American inferiority complex
For a long time the United States suffered from an inferiority complex with regards to its painting. This was because despite America’s status as an economic powerhouse, up until the Second World War it was Paris – the global epicentre of artistic creation – that attracted all the talent.
That’s why a museum like the Whitney in New York was founded in 1931: to demonstrate the strength of American art.
Since then, thankfully, the institution that remains dedicated to displaying local creation has shown itself capable of developing a particularly liberated discourse. The museum’s big exhibition right now, which has only been open for less than a month, “Vida Americana”, focuses on an area of art history with clear political overtones.
The Mexican mural artists
The innovative subject matter brilliantly demonstrates how American contemporary art has in fact been influenced by the modern art of Mexican mural artists.
In times when President Trump keeps talking about building a wall to protect the US from Mexican immigration, the notion that artistic genius exists on the other side of the border runs counter to ideas currently in circulation.
The exhibition is relayed in three videos on the institution’s website, compiled using footage from the sites of the various frescoes and archive images, which are very expressive and give rise to numerous discoveries.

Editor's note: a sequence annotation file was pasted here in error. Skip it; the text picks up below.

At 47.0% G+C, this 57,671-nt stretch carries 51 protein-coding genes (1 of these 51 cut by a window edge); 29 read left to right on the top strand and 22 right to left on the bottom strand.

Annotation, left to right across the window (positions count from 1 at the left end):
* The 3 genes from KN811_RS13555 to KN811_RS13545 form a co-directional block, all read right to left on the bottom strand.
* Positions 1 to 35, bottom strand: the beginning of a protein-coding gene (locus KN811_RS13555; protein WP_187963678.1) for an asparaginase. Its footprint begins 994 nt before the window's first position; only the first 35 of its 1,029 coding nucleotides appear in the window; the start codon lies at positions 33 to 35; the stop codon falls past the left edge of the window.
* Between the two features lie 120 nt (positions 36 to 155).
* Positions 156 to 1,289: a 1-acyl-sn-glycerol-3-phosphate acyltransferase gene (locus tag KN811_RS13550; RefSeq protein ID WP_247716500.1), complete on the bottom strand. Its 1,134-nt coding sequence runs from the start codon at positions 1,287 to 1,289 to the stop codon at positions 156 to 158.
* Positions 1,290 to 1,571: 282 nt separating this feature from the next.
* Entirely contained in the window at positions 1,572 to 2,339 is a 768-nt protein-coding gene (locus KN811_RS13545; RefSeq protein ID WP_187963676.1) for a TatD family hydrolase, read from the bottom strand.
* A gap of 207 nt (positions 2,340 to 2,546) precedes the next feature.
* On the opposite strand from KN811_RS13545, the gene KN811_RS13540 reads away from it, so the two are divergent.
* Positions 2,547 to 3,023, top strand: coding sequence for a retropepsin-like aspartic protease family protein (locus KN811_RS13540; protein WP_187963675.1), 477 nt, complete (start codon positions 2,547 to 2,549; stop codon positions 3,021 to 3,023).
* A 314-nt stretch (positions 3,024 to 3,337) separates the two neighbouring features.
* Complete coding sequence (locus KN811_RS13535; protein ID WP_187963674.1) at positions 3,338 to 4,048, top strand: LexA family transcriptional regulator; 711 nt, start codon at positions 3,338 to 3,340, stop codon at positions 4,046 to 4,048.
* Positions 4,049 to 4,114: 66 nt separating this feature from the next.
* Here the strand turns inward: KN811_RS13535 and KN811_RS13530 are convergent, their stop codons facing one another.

The exhibition itself is a true demonstration of strength in 210 artworks. As the curator of the exhibition Barbara Haskell says: “we are rewriting art history with this exhibition”.
The big three
In Mexico the trio known as “the big three”, the famous Diego Rivera (1886-1957), José Clemente Orozco (1883-1949) who was fascinated by mechanization, received monumental commissions in the 1920s which were designed to speak to the people.
Their styles, which were each totally distinct, do however present some common features: large-scale formats inspired by the Renaissance to make an impact, simplified shapes and images composed in a cubist-like spirit, plus decorative effects supported by radical colour choices.
Barbara Haskell explains why these artist chose such large-scale formats:
From the 1930s they exported their XXL prowess to the United States, for example when Jose Clemente Orozco painted a large-scale composition illustrating the myth of Prometheus for Pomona College in California in 1930. Jackson Pollock, the great pioneer of American abstraction, would describe this fresco as “the greatest painting done in modern times”.
Among the North American painters influenced by the Mexican muralists we also find, among others, Philip Guston (1913-1980) who switched between abstraction and figuration, and Jacob Lawrence (1917-2000), one of the prominent figures in the African-American movement.
There are numerous reasons for this art-history amnesia, as Barbara Haskell explains:
It would take over 70 years to re-establish the historical truth.
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